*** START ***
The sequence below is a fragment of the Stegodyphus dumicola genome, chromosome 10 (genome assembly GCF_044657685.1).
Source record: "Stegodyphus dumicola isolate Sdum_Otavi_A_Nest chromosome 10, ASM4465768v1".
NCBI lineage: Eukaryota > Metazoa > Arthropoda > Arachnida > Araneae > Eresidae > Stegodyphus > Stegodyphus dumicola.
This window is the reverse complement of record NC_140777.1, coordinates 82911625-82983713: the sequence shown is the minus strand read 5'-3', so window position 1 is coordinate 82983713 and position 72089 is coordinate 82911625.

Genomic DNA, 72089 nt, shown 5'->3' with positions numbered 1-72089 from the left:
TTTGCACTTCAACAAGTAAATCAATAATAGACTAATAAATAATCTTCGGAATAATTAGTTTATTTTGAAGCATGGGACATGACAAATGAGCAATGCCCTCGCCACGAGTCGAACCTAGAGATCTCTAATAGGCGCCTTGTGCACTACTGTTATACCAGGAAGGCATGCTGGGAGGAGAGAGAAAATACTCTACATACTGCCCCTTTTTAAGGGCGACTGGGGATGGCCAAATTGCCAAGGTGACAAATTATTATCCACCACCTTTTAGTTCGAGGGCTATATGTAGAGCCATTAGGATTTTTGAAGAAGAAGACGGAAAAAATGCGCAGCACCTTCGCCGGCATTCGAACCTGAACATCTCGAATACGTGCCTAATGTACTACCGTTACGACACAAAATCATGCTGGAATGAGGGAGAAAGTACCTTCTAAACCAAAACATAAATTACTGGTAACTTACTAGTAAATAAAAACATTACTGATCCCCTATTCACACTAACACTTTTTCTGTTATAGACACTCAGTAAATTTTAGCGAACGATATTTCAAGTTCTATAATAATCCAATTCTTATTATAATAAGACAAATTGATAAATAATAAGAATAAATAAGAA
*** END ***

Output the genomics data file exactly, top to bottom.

The sequence below is a fragment of the Stegodyphus dumicola genome, chromosome 10 (genome assembly GCF_044657685.1).
Source record: "Stegodyphus dumicola isolate Sdum_Otavi_A_Nest chromosome 10, ASM4465768v1".
NCBI lineage: Eukaryota > Metazoa > Arthropoda > Arachnida > Araneae > Eresidae > Stegodyphus > Stegodyphus dumicola.
This window is the reverse complement of record NC_140777.1, coordinates 82911625-82983713: the sequence shown is the minus strand read 5'-3', so window position 1 is coordinate 82983713 and position 72089 is coordinate 82911625.

Genomic DNA, 72089 nt, shown 5'->3' with positions numbered 1-72089 from the left:
TTTGCACTTCAACAAGTAAATCAATAATAGACTAATAAATAATCTTCGGAATAATTAGTTTATTTTGAAGCATGGGACATGACAAATGAGCAATGCCCTCGCCACGAGTCGAACCTAGAGATCTCTAATAGGCGCCTTGTGCACTACTGTTATACCAGGAAGGCATGCTGGGAGGAGAGAGAAAATACTCTACATACTGCCCCTTTTTAAGGGCGACTGGGGATGGCCAAATTGCCAAGGTGACAAATTATTATCCACCACCTTTTAGTTCGAGGGCTATATGTAGAGCCATTAGGATTTTTGAAGAAGAAGACGGAAAAAATGCGCAGCACCTTCGCCGGCATTCGAACCTGAACATCTCGAATACGTGCCTAATGTACTACCGTTACGACACAAAATCATGCTGGAATGAGGGAGAAAGTACCTTCTAAACCAAAACATAAATTACTGGTAACTTACTAGTAAATAAAAACATTACTGATCCCCTATTCACACTAACACTTTTTCTGTTATAGACACTCAGTAAATTTTAGCGAACGATATTTCAAGTTCTATAATAATCCAATTCTTATTATAATAAGACAAATTGATAAATAATAAGAATAAATAAGAA